In the spring of 1986, the Eduskunta almost approved the plan, including the construction of a fifth nuclear plant. Public reaction to the nuclear disaster at Chernobyl in the Soviet Union froze consideration of nuclear power, however, and induced a complete review of energy policy. Public pressure caused the government to replace the proposed plant with coal-fired plants. Despite this setback to the nuclear industry, informed observers believed it probable that Finland would increase its nuclear capacity in the 1990s, once public opposition had died down.
Since the 1970s, the government has made considerable efforts to spur energy conservation. Domestic energy prices have been maintained at realistic levels--gasoline prices were among the highest in all European countries--encouraging the public to conserve. The government raised energy efficiency standards for home construction and renovation, cutting energy use for heating by 30 to 40 percent over a decade. Finland pioneered the development of district heating, which used otherwise-wasted energy from power plants. Observers predicted that this efficient source of domestic heat would supply half the country's homes by the year 2000. Environmentalists believed that further energy savings could be achieved that would reduce the need for building more power plants, but mainstream opinion supported continued increases in energy production to support economic growth. Yet no matter how much Finland conserved, the country would still need to import large amounts of energy and would face difficult tradeoffs between the benefits and the risks and costs of various energy options.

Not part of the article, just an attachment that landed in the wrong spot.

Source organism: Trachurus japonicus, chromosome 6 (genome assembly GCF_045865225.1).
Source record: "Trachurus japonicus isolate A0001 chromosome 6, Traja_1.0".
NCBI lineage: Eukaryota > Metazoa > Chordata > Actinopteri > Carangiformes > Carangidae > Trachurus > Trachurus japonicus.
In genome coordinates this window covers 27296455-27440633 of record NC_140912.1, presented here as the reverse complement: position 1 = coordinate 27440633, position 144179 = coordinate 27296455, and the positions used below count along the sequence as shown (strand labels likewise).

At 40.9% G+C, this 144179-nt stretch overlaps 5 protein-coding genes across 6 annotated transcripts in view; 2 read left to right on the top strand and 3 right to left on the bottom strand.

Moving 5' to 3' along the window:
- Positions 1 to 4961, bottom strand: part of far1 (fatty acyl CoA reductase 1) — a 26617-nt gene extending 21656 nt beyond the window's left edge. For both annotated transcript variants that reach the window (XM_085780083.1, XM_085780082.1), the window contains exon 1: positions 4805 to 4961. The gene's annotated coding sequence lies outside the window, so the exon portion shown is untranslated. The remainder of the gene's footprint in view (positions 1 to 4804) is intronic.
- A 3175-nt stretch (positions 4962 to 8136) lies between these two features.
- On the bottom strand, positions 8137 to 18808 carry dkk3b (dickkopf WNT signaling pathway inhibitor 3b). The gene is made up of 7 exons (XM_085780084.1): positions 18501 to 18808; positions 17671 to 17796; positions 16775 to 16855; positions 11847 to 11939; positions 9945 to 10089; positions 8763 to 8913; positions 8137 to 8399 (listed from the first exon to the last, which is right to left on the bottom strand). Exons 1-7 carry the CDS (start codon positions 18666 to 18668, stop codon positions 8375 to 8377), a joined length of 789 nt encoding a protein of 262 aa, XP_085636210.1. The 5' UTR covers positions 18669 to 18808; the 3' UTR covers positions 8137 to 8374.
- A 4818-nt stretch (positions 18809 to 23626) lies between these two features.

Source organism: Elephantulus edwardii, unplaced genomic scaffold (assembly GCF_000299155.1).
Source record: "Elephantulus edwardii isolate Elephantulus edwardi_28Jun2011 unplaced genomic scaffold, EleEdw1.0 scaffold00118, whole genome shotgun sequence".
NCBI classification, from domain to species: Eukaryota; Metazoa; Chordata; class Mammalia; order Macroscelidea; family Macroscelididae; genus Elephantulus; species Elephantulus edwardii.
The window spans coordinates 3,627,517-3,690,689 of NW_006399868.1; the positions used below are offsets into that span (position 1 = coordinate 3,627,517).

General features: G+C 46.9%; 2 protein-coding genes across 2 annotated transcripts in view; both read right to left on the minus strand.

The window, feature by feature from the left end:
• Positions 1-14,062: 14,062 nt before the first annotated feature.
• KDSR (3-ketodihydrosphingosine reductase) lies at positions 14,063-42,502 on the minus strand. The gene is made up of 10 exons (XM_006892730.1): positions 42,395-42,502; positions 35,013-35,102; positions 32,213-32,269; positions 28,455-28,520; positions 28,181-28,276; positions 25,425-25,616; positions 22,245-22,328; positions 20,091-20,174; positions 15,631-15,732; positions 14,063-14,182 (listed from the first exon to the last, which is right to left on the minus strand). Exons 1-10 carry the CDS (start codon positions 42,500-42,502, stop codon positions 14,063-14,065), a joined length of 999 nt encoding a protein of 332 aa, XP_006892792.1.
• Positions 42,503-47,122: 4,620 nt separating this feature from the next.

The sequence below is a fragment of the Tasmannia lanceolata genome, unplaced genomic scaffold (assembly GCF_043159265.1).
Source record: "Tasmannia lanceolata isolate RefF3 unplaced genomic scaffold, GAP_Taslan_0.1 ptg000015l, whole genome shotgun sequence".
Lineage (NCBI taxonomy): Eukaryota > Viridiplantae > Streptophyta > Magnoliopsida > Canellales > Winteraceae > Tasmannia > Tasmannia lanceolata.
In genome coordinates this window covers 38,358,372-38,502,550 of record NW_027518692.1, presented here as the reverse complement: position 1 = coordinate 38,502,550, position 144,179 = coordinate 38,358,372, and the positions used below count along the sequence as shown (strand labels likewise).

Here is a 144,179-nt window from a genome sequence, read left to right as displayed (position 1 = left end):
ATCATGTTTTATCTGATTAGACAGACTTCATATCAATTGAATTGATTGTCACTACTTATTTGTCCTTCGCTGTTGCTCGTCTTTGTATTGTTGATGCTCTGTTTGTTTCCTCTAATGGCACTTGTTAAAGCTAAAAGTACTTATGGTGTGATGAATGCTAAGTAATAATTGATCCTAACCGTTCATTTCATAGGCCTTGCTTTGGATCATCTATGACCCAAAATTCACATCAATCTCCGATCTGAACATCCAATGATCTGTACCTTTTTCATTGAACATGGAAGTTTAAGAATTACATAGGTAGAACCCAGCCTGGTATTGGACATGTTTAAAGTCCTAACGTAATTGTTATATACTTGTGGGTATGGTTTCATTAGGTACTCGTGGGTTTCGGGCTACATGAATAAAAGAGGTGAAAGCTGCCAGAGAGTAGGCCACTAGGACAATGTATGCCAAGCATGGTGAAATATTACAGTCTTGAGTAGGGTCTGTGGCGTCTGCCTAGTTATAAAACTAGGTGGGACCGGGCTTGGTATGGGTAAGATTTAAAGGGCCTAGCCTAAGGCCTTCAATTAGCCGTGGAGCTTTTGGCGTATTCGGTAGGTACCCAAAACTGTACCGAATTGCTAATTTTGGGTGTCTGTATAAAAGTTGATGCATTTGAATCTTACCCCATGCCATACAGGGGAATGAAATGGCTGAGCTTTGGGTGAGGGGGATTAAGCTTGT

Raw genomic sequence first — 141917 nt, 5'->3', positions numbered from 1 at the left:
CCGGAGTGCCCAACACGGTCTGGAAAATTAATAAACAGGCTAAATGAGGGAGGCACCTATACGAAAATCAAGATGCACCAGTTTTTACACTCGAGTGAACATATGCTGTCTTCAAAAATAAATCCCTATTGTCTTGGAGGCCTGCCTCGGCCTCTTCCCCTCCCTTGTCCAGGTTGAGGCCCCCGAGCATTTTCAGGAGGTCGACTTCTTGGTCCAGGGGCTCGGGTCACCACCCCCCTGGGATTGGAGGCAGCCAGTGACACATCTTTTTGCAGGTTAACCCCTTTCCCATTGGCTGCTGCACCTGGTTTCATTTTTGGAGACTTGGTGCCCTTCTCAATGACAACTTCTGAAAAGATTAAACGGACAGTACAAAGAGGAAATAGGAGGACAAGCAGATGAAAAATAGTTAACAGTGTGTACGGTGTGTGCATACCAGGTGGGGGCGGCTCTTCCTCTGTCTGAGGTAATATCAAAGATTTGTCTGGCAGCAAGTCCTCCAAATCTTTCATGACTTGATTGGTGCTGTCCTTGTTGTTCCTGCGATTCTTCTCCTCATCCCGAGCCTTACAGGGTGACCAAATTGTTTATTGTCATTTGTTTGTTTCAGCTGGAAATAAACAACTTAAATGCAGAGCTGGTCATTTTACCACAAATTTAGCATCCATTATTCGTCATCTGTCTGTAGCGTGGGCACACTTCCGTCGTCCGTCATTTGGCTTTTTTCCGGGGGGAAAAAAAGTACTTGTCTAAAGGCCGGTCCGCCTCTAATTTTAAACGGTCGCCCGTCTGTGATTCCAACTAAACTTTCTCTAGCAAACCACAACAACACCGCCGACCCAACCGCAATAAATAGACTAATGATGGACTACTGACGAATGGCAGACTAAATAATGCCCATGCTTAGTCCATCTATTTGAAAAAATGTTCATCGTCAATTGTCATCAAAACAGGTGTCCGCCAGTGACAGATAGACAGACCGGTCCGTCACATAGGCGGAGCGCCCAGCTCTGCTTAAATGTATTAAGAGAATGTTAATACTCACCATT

Source: U.S. Library of Congress